"...a brief overview of the evidence that the ancient Greeks and Romans were both aware and tolerant of the use of psychoactive substances: opiates, cannabis and other plant-based drugs, while they simultaneously warned of the dangers of “poisoning” (what we would refer to as overdose) and prescribed precautionary remedies for it. In fact, according to Hillman, the only aspect of drug use that was criminal in these societies was the intentional poisoning of another person with a drug.
Hillman is mostly interested in presenting his case from a civil libertarian standpoint; since our own imperfect understanding of civil liberties is largely derived from Classical society via the Enlightenment, he wonders how we can have descended to a position so much less enlightened in this regard than our primitive forebears in the ancient world.
But in his defense of Greek and Roman recreational drug use, Hillman barely touches on what is to me, the heart of the matter: drugs may have stimulated the very visions and insights that gave early poets and philosophers levels of understanding that Western civilization has built on ever since, while systematically purging the parts of those understandings that didn’t gibe with any practice not useful to refining social control and/or increasing the production of profit. Hillman does make note of the pre-Socratics, chief among them Pythagoras and Empedocles, for whom mysticism and rigorous investigation of the natural world were no contradiction. He says: “the roots of Western philosophy reach deep into the fertile soil of the human imagination, where shamanism, divination, and narcotic experiences have held sway for thousands of years.” While this idea alone could easily be the subject of a book, Hillman is more interested in documenting classical references to drug use than to linking it to the production of important concepts and archetypes, from mathematics to theology..."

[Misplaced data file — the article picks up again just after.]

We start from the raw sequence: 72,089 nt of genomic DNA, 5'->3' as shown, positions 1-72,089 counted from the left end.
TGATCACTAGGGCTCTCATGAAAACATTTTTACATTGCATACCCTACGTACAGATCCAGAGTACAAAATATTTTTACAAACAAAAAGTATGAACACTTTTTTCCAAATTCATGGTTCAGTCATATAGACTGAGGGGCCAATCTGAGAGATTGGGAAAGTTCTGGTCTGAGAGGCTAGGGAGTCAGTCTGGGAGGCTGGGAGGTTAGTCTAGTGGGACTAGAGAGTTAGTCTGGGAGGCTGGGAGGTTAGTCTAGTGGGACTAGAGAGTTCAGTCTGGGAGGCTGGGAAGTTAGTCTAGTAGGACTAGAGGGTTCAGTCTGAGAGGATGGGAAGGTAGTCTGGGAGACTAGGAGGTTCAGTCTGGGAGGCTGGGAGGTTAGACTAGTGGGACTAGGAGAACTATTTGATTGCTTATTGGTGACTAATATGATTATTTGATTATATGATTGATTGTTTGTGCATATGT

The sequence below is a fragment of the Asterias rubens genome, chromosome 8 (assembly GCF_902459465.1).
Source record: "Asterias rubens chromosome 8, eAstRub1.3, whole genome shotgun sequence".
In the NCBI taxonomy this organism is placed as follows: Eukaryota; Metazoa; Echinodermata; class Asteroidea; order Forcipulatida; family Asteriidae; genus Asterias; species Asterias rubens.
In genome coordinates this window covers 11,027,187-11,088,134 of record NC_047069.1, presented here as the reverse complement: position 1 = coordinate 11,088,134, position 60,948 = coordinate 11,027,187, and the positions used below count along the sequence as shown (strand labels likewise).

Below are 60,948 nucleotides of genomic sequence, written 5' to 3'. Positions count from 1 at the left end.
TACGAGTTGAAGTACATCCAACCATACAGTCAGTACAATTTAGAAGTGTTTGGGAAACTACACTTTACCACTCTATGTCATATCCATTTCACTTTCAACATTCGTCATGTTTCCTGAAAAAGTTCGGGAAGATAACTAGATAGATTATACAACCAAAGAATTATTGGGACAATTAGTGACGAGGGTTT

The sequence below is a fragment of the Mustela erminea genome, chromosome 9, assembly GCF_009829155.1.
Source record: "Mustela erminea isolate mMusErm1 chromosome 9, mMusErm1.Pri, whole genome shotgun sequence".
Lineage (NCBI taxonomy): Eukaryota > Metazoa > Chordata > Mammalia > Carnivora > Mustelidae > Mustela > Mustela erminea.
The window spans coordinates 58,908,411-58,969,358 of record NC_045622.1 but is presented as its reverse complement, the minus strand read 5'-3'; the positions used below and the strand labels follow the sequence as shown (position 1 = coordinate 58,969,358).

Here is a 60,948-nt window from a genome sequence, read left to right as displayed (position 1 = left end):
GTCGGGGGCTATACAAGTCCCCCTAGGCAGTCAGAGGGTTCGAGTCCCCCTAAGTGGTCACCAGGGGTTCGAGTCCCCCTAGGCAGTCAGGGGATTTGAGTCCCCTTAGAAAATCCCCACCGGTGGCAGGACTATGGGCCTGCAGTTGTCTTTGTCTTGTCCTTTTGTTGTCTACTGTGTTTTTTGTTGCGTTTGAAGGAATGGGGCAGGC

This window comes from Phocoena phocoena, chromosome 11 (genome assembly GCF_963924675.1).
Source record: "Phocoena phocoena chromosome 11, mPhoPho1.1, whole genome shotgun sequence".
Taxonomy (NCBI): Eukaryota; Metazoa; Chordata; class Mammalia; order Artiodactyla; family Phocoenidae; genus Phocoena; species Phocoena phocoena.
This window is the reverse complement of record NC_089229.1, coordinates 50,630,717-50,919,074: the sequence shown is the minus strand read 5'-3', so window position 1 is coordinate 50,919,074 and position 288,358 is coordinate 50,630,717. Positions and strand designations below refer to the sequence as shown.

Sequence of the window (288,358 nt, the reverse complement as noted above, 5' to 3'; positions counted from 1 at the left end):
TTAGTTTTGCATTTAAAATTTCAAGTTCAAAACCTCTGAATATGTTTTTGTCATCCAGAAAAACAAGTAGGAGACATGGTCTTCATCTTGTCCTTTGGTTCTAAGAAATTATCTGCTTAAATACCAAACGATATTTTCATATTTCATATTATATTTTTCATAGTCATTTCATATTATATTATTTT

Tuesday, September 22, 2009
Drugs, the foundations of Western Civilization.
Dissident Voice : Drugs and Social Progress Since the Greeks: